Energy=initial energy+integration of Power with respect to time

If you double time, e^(-time*(Resistance/Inductance)) drops to 0.135335283 times its original value. In other words, this power related to the magnetic field decreases with time.

Keep in mind, this refers to the power delivered to the magnetic field (i.e. the imaginary component power) as opposed to the power delivered to the resistance as net dissipation (i.e. real component of complex power). The point is that the longer you keep the circuit on per pulse, the less power you will be able to get from changes in magnetic field energy

e^x=.5 when x=ln(.5)=-0.693147181, and this is where the power delivered to the magnetic field will match the power delivered to the resistance of the coil. However, for the energy delivered to the magnetic field to match the energy delivered to the resistance, the integration of e^x is equal to 0.5. Thus e^x+xe^x, the integration of e^x, must equal 1/2. So when the energy delivered to the magnetism matches the energy delivered to the resistance, x=-.314923=-time*(Resistance/Inductance), such that time=0.314923*Inductance/Resistance. e^x becomes 0.72984507 and current would be 1-e^x or 27.015493% of its maximum value. Any less than this will result in having the energy delivered to magnetic field energy to exceed the energy delivered to the resistance of the wire.  The only power utilized from the batteries in net is the heat dissapated in the resistor while all power delivered to the magnetic field will return to its origin (because the power delivered to the magnetic field is reactive power and reactive power is not consumed).

#### kmarinas86

• Full Member
• Posts: 156
##### Re: Joseph Newman on the concept of "Power per second"
« Reply #4 on: September 03, 2008, 08:42:49 PM »
The part of voltage we are interested is the part that can actually produce the magnetic field. This is equal to Inductance*(âˆ†Current/sec). The part that cannot change the energy of a magnetic field without itself changing is equal to Current*Resistance. As a result, we have:

Power=initial power+Voltage on Inductance*Current

Power=initial power+Inductance*[âˆ†Current/âˆ†time]*Current
Energy=initial energy+integration of Power with respect to time

There is an exponential formula that relates the rate of current rise to the voltage, inductance, and resistance.

rate of current rise=[âˆ†Current/âˆ†time]=(Voltage/Inductance)*e^(-time*(Resistance/Inductance))

Where "(-time*(Resistance/Inductance))" is the exponent of e.

Thus we have:

Power=initial power+Inductance*(Voltage/Inductance)*e^(-time*(Resistance/Inductance))*Current
Power=initial power+Voltage*Current*e^(-time*(Resistance/Inductance))

The following should be considered as well:
Current=(Voltage/Resistance)*(1-e^(-time*(Resistance/Inductance))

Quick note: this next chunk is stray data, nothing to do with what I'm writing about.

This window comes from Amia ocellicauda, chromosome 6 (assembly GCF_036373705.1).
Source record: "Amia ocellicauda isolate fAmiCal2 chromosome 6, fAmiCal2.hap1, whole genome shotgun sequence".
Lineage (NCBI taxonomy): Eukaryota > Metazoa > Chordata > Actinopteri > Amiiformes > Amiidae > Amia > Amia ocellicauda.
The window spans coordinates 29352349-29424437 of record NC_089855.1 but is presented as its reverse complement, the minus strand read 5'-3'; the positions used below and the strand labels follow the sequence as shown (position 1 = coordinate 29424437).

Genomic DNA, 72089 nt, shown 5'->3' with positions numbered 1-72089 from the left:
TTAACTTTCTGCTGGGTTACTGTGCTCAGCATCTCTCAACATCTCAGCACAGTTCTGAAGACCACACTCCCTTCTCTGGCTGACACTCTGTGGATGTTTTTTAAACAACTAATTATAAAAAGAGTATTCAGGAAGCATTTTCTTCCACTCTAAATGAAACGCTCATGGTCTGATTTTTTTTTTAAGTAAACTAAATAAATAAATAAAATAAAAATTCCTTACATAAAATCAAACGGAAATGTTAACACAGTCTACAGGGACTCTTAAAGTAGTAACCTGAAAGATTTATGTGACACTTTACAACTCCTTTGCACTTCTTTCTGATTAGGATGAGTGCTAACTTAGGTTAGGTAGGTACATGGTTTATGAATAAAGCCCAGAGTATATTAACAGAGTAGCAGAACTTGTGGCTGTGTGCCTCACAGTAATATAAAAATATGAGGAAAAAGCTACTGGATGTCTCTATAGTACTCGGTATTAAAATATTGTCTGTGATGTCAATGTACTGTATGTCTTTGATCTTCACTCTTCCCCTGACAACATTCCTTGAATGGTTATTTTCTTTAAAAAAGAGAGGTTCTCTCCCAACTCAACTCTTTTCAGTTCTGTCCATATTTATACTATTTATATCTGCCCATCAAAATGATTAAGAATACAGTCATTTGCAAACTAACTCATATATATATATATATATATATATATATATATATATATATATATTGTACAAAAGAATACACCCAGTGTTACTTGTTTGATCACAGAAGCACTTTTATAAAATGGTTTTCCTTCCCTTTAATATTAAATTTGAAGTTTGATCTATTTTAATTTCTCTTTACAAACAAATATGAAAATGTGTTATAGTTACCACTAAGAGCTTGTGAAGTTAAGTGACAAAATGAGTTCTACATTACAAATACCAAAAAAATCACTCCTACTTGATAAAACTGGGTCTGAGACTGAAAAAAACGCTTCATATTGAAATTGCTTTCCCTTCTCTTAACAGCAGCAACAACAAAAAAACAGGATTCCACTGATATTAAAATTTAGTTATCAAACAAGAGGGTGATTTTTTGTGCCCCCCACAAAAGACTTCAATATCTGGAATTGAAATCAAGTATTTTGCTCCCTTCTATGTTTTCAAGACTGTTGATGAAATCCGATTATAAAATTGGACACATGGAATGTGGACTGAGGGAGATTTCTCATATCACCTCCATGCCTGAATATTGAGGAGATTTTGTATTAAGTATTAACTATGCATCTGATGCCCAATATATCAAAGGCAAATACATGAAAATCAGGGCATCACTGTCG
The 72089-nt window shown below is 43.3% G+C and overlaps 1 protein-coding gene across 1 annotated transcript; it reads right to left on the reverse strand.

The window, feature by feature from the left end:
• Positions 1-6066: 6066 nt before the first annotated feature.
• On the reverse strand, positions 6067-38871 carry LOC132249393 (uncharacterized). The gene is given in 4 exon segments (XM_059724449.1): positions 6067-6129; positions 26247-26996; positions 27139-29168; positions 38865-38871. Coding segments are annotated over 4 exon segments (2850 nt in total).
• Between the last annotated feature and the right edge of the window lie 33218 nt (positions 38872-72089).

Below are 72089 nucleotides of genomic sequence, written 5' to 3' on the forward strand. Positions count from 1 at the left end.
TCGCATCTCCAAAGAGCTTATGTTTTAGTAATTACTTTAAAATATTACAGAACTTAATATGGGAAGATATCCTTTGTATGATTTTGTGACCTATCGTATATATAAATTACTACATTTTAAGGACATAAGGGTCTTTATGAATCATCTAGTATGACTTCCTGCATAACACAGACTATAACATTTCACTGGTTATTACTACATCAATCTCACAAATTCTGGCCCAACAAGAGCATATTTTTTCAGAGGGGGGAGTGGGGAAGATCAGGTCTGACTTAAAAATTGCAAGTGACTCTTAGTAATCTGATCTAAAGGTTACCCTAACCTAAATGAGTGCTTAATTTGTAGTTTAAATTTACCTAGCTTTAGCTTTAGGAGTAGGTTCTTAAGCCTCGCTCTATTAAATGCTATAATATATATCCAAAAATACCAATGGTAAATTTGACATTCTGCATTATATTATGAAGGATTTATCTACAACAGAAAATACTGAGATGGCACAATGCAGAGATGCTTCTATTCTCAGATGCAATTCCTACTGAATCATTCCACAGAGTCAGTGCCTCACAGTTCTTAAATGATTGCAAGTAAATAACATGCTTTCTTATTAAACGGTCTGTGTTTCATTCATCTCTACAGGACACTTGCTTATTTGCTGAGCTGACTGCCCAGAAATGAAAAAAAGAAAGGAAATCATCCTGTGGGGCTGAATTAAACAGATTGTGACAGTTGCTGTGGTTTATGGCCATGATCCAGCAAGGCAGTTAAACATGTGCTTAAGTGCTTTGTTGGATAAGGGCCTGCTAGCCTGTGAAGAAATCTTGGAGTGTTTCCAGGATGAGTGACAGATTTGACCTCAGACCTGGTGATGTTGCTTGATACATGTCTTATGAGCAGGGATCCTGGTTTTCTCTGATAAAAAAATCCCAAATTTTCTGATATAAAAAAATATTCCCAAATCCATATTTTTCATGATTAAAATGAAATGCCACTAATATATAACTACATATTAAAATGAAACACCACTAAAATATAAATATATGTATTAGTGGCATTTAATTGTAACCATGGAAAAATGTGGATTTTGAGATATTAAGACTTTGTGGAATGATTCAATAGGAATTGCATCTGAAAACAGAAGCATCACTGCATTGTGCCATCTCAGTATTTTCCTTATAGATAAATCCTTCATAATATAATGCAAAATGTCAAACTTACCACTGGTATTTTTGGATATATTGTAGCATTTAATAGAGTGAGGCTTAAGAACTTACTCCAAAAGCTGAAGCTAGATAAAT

Thus we end up having:
Reactive Power=initial power+(Voltage^2/Resistance)*(e^(-time*(Resistance/Inductance)))*(1-e^(-time*(Resistance/Inductance)))
Reactive Power=initial power+(Voltage^2/Resistance)*(e^x)*(1-e^x)

While
Real Power=initial power+(Voltage^2/Resistance)*(1-e^x)*(1-e^x)

The power overall is:
Apparent Power=initial power+(Voltage^2/Resistance)*(1-e^x)
And is maximized when e^x=0, x<<0 (i.e. x is a very large negative number).

#### Free Energy | searching for free energy and discussing free energy

##### Re: Joseph Newman on the concept of "Power per second"
« Reply #4 on: September 03, 2008, 08:42:49 PM »

#### kmarinas86

• Full Member
• Posts: 156
##### Re: Joseph Newman on the concept of "Power per second"
« Reply #5 on: September 03, 2008, 10:31:34 PM »
[FOR] e^x=.5 when x=ln(.5)=-0.693147181, and this is where the power delivered to the magnetic field will match the power delivered to the resistance of the coil.

This is correct.

Quote
However, for the energy delivered to the magnetic field to match the energy delivered to the resistance, the integration of e^x is equal to 0.5.

This is false.

Quote
Thus e^x+xe^x, the integration of e^x, must equal 1/2. So when the energy delivered to the magnetism matches the energy delivered to the resistance, x=-.314923=-time*(Resistance/Inductance), such that time=0.314923*Inductance/Resistance. e^x becomes 0.72984507 and current would be 1-e^x or 27.015493% of its maximum value. Any less than this will result in having the energy delivered to magnetic field energy to exceed the energy delivered to the resistance of the wire.  The only power utilized from the batteries in net is the heat dissapated in the resistor while all power delivered to the magnetic field will return to its origin (because the power delivered to the magnetic field is reactive power and reactive power is not consumed).

So this is all wrong.

Now for the correction:

both
e^x*(1-e^x)
and
(1-e^x)^2
must be integrated from x to 0, for x<0

Only by doing so can it be arrived that when the energy delivered to the energy of the magnetic field=energy delivered as heating in the coil:

real power/apparent power = apparent power/final apparent power

Where
real power = 0.467584558 * final apparent power
apparent power = 0.683801548 * final apparent power
final apparent power = 100% of final apparent power, when current reaches a maximum for a given voltage
x=-1.151385251
time=1.151385251*Inductance/Resistance
time=1.151385251*(L/R time constant)
current=68.3% of final current

So when all the LHS of the equations above are less than their corresponding RHS would the energy delivered to the magnetic field exceed that which was delivered as ohmic heating.

#### Michelinho

• Sr. Member
• Posts: 452
##### Re: Joseph Newman on the concept of "Power per second"
« Reply #6 on: September 03, 2008, 10:39:21 PM »

Hi kmarinas86,

Quote
So when all the LHS of the equations above are less than their corresponding RHS would the energy delivered to the magnetic field exceed that which was delivered as ohmic heating.

Don't forget that the Newman motor coil is colder than the ambient temperature while doing work. So you have to use a negative ohmic heating factor.

Take care,

Michel

#### Free Energy | searching for free energy and discussing free energy

##### Re: Joseph Newman on the concept of "Power per second"
« Reply #6 on: September 03, 2008, 10:39:21 PM »